Saturday, 5 January 2013

First Hive Opening

The first hive opening was rather exciting today.... lots of capped brood, I could see eggs, pollen and honey storage, but no Queen just yet. Lots of "mounds of bees" so she could have been hiding in there. However, getting past my initial adrenaline rush over beeing so close to all of these amazing creatures, perhaps I should bring you up to date on the bee story so far.

 Living in West Footscray for the past two years has seen a lot of settling in, working on establishing the vegie garden, getting to know the general run of the property and the plants that were here. This past few months my trusty Rover has been slowly notching down... along with my mechanic saying "wow... this car! I will find you another one" led me to thinking more about beeing sustainable. In the past I have been an avid cyclist, however that really died when I got a car and has been hard to maintain ever since. So we will let Rover go. So along with the idea of beeing more sustainable came the idea of creating a little veggie patch and Zen garden in the driveway (won't bee needing that, right?). This took a lot less time and money than I though, happily, so I was able to order some bees from the gentleman that I did my bee keeping course with. And hey presto! we now have bees!!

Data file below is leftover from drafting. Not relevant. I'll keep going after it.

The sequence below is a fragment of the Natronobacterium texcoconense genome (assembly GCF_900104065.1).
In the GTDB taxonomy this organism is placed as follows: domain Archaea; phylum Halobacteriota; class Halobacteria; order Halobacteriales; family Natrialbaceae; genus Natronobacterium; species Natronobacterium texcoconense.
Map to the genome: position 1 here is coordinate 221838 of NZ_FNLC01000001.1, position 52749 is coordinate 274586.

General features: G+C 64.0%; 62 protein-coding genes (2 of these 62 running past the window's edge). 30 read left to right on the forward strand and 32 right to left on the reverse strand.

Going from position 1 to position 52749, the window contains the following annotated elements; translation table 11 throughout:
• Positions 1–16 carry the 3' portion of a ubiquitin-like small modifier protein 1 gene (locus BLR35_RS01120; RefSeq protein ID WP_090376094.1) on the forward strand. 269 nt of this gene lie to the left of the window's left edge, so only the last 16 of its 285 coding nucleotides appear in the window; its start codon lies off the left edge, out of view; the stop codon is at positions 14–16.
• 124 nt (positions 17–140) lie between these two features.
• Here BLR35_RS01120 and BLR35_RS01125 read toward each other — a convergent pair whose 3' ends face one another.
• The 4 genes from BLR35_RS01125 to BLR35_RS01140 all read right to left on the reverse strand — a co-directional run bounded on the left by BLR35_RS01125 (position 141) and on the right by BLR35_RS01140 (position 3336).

So Sir, along with being as happy as a bee in honey when it comes to creating spaces, having a new hobby (and all the gear that goes with it!) also looks to a future where there may not bee as much ecological variation in our crop populations, a changing landscape that is pushing toward urban planning that really should consider the population growth of cities and the use of space for food growth that is layered into our use of space for living as well.

This time, right now, seems to me to be so exciting. I remember my childlike fantasies of the future... flying cars, hovering skateboards (it was all very Back to the Future) has now started to morph into urban spaces with beehives and vegie gardens on rooftops, snaking bike paths around factories that produce sustainable materials for housing and living, people using the communication technology to create communities within communities that discuss the use of the earth, creation of living spaces that are both beautiful and functional, and how to manage wild creatures that give us what we need. Maybe one household has bees, another chickens, another a goat, another an orchard of fruit, another a large veggie garden instead of a lawn....another an organic crop of cereal... hey presto! A whole neighbourhood is sustainable in a lot of basic ways.

It doesn't mean reinventing the wheel. No one is going to rip out our sewage system (we all still shit and it still bloody stinks!!) and transport us back to ma-n-pa kettle, the slow combustion stove and no air-conditioning. But there must be a way that we can work together to keep our comforts and also use our space more effectively, wisely and with consideration for the massive yet fragile ecosystems that support us in so many ways. This is what beekeeping is all about for me. A chance to make and bee the change that i would love to see in the world... starting from my very own driveway.